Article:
Fat oxidation, or “fat burn” as it is also known, takes place in the body when energy-giving glucose and glycogen are in short supply, eliciting the body to produce fat-derived ketone bodies for fuel instead. Activities that promote the depletion of glucose and glycogen stores and ramp up fat oxidation include fasting, following a low-carbohydrate diet, and exercising. Using fat for fuel instead of carbohydrates is beneficial for the body in several ways, like boosting cognitive performance and energy, controlling appetite, managing blood glucose, aiding in weight loss, and improving cholesterol.

An active body can burn both carbohydrates and fat for energy, and the amount of each used depends on how intensely an activity is performed. Evidence shows that working out at a lower intensity (up to 45% VO2max) results in the greatest amount of fat oxidation, a mix of fat and carbohydrate oxidation occurs at a moderate intensity (45-65% VO2max), and carbohydrates step in as the primary energy source at higher intensity activity levels (65%+ VO2max).  

Examples of low intensity exercise include walking at a slow pace, cooking activities, or light household chores; moderate intensity exercise includes walking briskly, mopping, or raking the yard; and high intensity activity includes running, shoveling snow, or a strenuous fitness class.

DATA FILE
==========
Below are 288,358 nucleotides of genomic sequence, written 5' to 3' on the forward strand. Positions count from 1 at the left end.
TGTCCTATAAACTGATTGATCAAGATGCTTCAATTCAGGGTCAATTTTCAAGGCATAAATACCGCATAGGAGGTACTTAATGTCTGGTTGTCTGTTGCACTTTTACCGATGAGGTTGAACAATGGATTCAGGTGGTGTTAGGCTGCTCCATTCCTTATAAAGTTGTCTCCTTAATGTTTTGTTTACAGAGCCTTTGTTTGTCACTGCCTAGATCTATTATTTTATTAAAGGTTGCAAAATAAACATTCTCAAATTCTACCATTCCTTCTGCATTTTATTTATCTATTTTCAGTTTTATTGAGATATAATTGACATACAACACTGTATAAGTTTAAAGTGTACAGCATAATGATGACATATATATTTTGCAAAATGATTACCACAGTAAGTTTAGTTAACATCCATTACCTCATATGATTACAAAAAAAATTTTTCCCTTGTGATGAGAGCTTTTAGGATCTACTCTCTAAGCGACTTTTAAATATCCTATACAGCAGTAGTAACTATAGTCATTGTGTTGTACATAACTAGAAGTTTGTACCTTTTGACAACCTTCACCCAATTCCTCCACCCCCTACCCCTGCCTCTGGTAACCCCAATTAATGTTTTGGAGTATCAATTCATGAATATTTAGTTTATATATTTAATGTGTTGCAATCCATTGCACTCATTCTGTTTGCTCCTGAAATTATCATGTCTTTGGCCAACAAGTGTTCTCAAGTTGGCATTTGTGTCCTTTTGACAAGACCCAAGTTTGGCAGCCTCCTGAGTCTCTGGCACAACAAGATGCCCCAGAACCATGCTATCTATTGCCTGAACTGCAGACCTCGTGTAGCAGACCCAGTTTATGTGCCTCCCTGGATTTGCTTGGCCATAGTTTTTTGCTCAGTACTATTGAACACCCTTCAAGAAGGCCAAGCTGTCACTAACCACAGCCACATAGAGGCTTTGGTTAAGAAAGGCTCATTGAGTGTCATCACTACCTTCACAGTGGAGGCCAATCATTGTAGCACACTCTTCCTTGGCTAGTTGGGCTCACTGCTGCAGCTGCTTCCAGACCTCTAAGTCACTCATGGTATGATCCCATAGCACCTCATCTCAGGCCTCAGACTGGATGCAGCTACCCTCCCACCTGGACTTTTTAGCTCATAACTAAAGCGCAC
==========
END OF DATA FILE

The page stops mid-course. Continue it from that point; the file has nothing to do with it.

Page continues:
Fasted vs. fed: how the body responds to a workout

How can eating patterns influence the way the body responds to exercise? Here is a roundup of what the latest research says.

Fat oxidation

Evidence demonstrates that exercising while fasting results in a greater rate of fat oxidation when compared to exercising after eating. Recent research shows this increase, reviewing 27 clinical trials that compared the fat oxidation levels of 273 adult participants who performed the same aerobic exercises in under two hours both while fasting and after consuming a 25g carbohydrate meal. The researchers found a significant increase in fat oxidation in the fasted state (3.08g) compared to the fed state (0.79g).

Another study confirmed this boost in fast-related fat oxidation by measuring the fat oxidation rates of ten healthy men who performed four hour-long moderate-intensity exercise sessions before breakfast, after lunch, and after dinner. These rates were also compared to any fat oxidation that took place when at rest. At the end of the study, the researchers saw that over 24 hours, fat oxidation increased only when the subjects fasted before exercise (717 kcal/day). This rate was significantly higher compared to fat oxidation at rest (456 kcal/day), when exercising after lunch (446 kcal/day), and when exercising after dinner (432 kcal/day).

Exercise performance